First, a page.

The plight of illegal Mexican immigrants in the United States is not a new subject for films, but the documentary Mojados: Through the Night is unique in that Texas filmmaker Tommy Davis actually joined a quartet of Mexicans in their dangerous journey across the Rio Grande and the Texas desert. Davis, making his first feature-length film, found himself climbing barbed wire fences, sleeping outdoors in thunderstorms, hiding from the U.S. Border Patrol and traveling endless stretches of open land with barely enough food or water. In short, he lived the life of an illegal alien.
The compelling and dramatic “Mojados: Through the Night” has its New York theatrical premiere on May 18. Film Threat caught up with Davis as he was preparing to take his film to the Big Apple.
There have been many films and TV specials following the migration of illegal aliens up from Mexico into the US. Why did you decide to pursue a subject that has been covered frequently? ^ Style and content. I had been told a bit about a major network news crew that had tried this very thing the summer before I had enough cash to go – but they ended up ending it early when they got tired and called in their support team to pick them up. There was another film that traced South Americans all their way up to the Rio Grande – which is a whole other story – the treatment of migrants through Mexico is extreme and as unjust as their treatment in the U.S. These other films did not matter to me. From what I have seen, excluding the South American documentary, everything else was a news piece polished for a traditional audience. I wanted to go and make a documentary that I would enjoy – I tried to throw it back to the early work of the Maysles and Pennebaker, but as I cut the film I realized I needed to add in narration – but even that I tried to do in a different form.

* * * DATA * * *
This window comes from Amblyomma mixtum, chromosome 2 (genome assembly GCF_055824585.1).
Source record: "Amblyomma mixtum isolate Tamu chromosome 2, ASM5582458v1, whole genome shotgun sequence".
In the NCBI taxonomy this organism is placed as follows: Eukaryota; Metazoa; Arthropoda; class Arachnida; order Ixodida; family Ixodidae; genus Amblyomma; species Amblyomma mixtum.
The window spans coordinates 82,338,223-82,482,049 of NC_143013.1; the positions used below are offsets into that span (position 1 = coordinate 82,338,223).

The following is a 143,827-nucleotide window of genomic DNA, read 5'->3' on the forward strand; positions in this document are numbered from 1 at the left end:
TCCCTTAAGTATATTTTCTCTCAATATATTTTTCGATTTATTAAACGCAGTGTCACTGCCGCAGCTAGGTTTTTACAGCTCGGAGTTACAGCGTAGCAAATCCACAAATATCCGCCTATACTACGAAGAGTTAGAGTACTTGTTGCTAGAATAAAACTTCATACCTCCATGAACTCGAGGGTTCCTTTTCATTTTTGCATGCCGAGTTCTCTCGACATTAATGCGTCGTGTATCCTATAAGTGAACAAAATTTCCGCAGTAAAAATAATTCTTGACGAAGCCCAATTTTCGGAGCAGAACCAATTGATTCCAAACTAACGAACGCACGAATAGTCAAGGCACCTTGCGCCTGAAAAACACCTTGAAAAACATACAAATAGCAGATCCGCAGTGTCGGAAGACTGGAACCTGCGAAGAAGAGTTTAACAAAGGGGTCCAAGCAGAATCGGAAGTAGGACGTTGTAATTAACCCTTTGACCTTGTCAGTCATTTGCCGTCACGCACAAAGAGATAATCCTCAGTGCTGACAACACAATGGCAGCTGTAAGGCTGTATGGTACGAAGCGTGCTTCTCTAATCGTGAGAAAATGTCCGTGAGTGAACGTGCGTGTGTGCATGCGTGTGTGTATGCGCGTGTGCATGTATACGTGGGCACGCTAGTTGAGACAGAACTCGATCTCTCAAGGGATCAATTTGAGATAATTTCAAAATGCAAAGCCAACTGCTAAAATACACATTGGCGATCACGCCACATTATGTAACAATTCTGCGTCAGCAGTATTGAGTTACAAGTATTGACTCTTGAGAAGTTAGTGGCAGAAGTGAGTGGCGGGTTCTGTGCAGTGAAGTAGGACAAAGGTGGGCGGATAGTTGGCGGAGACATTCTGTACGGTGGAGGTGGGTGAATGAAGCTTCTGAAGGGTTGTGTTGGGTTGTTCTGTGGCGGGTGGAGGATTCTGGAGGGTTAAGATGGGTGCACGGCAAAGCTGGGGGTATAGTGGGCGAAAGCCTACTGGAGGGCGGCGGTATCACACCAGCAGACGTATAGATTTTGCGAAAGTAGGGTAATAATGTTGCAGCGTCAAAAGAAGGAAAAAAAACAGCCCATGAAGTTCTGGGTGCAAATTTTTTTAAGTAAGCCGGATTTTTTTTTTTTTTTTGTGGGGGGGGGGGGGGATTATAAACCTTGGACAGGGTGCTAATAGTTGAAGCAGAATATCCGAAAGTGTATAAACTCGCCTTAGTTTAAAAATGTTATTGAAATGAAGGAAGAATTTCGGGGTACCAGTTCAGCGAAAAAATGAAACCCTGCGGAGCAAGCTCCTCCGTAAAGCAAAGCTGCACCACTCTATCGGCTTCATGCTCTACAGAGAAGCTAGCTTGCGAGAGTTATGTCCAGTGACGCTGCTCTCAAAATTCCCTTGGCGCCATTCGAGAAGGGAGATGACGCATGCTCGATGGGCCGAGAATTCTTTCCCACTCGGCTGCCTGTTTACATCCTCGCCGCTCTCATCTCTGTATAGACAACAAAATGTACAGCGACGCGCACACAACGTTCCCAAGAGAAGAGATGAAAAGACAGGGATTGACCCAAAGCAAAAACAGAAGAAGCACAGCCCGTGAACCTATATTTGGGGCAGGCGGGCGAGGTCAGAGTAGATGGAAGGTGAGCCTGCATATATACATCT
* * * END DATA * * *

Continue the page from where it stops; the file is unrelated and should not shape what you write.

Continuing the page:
This journey is not planned and it’s not thought out, so I decided early on to ditch the glide cam set up, forget about white balancing and we’ll just see what the shotgun mic can pick up. The flow of the camera work and coverage had to match that of the journey.
The film’s press notes alluded to your working odd jobs to finance the film. What exactly did you do to finance the film? And how much did the production cost? ^ I ended up working on political campaigns because it was “seasonal” work and I could disappear for a while down into Mexico and be back in time for a new campaign. That’s what I did during the shooting, to edit, well I had to teach myself, so I moved to Athens, GA – found an apartment for $225 a month and I worked odd jobs around Athens and then I’d stay up all night editing. I didn’t know anyone there so it was just me in a room with a sleeping bag and a computer trying to learn how to edit. In real dollars I haven’t figured out how much “Mojados” cost – I did have to get an Apple loan to get the computer and it took me about a year to save the money for a camera – but then came the fests when I realized you needed postcards, tons of dubs and all sorts of formats, so it’s been expensive.